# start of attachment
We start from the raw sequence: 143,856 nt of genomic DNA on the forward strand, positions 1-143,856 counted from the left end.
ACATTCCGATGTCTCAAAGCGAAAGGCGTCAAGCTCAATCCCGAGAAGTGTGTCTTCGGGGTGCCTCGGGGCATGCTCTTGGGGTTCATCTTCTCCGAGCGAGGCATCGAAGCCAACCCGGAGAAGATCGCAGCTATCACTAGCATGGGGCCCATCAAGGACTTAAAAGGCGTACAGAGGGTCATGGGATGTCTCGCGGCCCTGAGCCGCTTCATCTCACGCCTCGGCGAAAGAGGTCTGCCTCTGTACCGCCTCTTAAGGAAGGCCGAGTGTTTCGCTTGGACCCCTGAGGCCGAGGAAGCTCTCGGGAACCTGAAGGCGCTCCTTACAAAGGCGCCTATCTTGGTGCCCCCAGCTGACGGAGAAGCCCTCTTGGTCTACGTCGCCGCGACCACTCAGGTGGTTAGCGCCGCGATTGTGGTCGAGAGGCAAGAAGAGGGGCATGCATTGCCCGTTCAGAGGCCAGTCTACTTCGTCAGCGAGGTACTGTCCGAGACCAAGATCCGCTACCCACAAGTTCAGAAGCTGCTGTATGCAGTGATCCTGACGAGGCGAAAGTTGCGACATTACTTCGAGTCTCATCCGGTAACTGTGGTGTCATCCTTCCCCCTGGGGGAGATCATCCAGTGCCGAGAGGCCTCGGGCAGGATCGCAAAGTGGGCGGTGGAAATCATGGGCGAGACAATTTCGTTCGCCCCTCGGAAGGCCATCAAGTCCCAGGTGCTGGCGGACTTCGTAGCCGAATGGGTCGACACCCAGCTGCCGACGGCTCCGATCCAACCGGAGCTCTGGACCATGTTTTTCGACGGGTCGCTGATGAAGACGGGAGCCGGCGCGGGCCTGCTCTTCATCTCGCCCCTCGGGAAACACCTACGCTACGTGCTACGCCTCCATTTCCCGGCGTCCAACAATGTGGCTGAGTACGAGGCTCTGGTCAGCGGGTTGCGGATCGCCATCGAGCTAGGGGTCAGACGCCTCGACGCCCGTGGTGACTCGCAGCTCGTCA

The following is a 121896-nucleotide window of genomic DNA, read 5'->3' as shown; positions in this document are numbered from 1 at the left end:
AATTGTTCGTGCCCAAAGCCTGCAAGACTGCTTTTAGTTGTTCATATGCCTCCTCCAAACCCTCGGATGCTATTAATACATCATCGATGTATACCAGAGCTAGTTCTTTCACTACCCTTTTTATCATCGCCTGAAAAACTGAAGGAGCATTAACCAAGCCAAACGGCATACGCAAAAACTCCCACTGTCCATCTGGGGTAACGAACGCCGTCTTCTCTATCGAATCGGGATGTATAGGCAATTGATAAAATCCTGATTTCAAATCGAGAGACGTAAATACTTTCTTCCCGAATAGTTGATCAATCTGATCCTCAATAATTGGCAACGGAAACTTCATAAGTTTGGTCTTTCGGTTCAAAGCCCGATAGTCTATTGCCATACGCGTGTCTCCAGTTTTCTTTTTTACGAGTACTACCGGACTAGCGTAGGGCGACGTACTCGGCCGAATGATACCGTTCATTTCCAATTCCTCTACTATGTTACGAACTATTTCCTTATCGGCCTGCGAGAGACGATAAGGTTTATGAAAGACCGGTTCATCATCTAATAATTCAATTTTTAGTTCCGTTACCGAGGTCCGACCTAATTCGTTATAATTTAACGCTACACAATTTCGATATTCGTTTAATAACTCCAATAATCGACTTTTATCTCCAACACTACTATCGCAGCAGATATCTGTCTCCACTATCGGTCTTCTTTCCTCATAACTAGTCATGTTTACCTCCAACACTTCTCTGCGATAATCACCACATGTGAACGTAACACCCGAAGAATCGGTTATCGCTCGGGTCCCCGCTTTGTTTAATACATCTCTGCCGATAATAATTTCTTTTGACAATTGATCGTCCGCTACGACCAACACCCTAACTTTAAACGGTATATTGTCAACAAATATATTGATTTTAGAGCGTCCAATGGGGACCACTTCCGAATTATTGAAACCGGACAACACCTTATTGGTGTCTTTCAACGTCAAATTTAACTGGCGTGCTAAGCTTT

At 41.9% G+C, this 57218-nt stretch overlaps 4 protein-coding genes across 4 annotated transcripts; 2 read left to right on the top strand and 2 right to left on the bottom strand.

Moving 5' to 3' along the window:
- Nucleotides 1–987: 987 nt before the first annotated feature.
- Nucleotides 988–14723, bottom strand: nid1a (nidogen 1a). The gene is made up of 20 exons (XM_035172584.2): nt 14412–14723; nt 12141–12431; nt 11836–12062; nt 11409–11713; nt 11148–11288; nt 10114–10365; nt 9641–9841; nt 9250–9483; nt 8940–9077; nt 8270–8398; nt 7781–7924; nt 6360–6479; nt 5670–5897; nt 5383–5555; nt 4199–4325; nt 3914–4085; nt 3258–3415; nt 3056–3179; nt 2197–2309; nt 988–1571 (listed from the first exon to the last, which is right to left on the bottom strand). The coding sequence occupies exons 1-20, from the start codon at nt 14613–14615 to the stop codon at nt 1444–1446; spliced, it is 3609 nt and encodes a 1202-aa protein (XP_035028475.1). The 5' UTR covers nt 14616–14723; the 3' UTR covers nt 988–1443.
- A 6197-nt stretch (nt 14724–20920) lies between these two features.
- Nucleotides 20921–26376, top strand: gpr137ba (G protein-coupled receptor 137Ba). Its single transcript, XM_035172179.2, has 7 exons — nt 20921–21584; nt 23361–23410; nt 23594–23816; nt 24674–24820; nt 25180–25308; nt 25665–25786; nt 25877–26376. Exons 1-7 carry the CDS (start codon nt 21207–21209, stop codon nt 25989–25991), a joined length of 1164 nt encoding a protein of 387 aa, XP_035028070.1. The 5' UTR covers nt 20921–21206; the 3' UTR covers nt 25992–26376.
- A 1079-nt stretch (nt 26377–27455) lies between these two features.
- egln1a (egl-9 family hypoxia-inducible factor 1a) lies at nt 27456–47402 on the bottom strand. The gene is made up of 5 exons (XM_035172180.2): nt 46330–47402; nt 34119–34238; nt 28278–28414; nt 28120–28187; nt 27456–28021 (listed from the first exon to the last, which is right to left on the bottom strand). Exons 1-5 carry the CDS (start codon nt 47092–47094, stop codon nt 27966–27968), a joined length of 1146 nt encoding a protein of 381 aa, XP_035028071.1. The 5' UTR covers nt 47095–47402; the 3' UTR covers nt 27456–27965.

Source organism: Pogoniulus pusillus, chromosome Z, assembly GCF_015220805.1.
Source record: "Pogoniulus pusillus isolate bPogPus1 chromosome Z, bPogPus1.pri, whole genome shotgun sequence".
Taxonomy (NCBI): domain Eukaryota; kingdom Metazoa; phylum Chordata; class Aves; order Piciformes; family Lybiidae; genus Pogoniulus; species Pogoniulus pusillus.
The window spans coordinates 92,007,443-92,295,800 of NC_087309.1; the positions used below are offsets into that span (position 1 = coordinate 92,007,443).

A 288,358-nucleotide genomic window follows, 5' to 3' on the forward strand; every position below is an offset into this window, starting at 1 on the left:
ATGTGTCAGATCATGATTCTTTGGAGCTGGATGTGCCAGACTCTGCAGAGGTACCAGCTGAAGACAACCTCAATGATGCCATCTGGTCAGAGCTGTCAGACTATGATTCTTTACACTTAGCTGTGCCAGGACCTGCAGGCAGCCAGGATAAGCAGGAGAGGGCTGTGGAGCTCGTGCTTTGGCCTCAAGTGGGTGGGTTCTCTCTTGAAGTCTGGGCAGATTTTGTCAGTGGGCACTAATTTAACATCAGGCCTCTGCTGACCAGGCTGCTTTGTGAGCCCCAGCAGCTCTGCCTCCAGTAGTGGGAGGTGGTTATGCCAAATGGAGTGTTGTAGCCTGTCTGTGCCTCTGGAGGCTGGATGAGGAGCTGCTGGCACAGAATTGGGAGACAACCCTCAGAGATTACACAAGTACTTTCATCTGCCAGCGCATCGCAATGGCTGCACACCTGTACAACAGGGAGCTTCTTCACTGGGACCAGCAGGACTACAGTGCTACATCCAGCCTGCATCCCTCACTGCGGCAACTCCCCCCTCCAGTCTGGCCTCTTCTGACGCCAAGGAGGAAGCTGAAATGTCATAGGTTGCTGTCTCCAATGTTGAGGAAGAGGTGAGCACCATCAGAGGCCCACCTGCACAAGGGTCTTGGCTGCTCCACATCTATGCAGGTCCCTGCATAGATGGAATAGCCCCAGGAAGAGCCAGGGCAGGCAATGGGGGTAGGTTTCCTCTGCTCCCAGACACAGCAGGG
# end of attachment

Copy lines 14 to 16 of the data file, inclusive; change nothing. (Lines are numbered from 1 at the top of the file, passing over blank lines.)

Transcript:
Source record: "Pogoniulus pusillus isolate bPogPus1 chromosome Z, bPogPus1.pri, whole genome shotgun sequence".
Taxonomy (NCBI): domain Eukaryota; kingdom Metazoa; phylum Chordata; class Aves; order Piciformes; family Lybiidae; genus Pogoniulus; species Pogoniulus pusillus.
The window spans coordinates 92,007,443-92,295,800 of NC_087309.1; the positions used below are offsets into that span (position 1 = coordinate 92,007,443).